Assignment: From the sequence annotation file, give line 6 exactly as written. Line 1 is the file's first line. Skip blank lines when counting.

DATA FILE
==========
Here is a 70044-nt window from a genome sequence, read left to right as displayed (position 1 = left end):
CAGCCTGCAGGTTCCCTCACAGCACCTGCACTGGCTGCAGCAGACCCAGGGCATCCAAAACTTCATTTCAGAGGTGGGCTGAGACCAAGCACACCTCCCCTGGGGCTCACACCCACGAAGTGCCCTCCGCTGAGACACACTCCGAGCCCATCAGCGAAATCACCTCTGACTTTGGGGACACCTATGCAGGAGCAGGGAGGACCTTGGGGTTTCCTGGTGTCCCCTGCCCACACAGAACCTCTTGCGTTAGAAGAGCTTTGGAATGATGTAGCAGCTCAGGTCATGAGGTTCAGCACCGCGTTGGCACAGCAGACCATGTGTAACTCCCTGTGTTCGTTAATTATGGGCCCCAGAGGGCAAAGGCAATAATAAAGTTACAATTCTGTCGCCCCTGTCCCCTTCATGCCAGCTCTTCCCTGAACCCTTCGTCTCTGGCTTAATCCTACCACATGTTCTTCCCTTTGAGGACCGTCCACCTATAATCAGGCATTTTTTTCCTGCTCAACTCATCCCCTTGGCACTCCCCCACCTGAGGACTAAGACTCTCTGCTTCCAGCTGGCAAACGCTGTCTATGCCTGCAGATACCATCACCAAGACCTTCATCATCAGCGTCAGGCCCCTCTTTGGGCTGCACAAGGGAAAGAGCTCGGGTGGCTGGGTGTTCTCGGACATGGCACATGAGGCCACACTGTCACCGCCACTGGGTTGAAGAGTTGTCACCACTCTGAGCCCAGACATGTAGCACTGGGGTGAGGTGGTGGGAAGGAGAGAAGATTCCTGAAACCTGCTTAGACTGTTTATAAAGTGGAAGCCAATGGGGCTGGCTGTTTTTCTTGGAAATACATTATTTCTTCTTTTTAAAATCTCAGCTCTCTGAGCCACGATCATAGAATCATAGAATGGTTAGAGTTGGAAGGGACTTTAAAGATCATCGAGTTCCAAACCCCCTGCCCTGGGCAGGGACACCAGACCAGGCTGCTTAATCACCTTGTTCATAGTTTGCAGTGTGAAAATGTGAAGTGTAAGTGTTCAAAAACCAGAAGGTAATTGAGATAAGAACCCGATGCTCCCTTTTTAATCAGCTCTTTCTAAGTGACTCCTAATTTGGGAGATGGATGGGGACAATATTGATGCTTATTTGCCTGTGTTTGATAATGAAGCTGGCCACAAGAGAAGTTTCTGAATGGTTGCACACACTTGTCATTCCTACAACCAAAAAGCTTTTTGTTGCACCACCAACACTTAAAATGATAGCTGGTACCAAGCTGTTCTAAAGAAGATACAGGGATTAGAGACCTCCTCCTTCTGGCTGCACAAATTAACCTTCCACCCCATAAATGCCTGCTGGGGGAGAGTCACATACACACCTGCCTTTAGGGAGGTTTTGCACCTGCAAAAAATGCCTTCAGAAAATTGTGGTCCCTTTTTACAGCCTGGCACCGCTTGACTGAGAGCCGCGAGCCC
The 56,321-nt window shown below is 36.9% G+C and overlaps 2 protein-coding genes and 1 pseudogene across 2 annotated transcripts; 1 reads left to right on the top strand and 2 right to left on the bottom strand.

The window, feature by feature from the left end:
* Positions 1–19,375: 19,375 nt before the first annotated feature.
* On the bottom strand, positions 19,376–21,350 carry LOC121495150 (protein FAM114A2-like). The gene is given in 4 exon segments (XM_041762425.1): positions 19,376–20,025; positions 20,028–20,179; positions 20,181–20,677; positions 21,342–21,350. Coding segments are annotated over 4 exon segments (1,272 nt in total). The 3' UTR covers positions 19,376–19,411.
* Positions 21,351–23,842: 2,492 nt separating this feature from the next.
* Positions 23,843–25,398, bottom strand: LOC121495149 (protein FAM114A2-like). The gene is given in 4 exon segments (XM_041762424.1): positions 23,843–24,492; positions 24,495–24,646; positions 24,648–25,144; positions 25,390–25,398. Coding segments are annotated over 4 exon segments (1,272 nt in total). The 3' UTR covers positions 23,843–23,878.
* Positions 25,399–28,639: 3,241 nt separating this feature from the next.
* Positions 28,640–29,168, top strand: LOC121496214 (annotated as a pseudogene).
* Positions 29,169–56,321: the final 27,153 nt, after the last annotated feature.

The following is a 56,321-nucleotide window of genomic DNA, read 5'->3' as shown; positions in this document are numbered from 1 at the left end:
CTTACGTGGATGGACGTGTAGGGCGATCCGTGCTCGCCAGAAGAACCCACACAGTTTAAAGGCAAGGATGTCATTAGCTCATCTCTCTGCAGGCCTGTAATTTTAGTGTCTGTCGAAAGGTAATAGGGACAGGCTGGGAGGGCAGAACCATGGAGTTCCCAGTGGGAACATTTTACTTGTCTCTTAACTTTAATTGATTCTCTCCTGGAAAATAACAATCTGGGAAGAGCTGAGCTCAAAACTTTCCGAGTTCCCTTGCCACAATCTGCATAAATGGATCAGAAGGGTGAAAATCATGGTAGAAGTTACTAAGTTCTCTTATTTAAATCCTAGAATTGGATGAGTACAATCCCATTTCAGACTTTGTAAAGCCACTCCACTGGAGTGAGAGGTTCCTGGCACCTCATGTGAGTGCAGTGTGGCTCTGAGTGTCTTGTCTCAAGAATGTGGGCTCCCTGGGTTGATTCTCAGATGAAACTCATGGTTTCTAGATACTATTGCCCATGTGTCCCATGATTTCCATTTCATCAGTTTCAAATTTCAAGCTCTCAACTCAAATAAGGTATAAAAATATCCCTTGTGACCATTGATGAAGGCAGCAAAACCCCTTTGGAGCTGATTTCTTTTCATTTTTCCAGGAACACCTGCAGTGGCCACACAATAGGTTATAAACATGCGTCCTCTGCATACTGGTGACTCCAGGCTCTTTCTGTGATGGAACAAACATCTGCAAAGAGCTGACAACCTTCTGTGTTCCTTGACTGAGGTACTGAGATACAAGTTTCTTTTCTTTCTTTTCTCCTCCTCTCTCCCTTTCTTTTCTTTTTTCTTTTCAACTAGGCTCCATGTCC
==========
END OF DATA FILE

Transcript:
* On the bottom strand, positions 19,376–21,350 carry LOC121495150 (protein FAM114A2-like). The gene is given in 4 exon segments (XM_041762425.1): positions 19,376–20,025; positions 20,028–20,179; positions 20,181–20,677; positions 21,342–21,350. Coding segments are annotated over 4 exon segments (1,272 nt in total). The 3' UTR covers positions 19,376–19,411.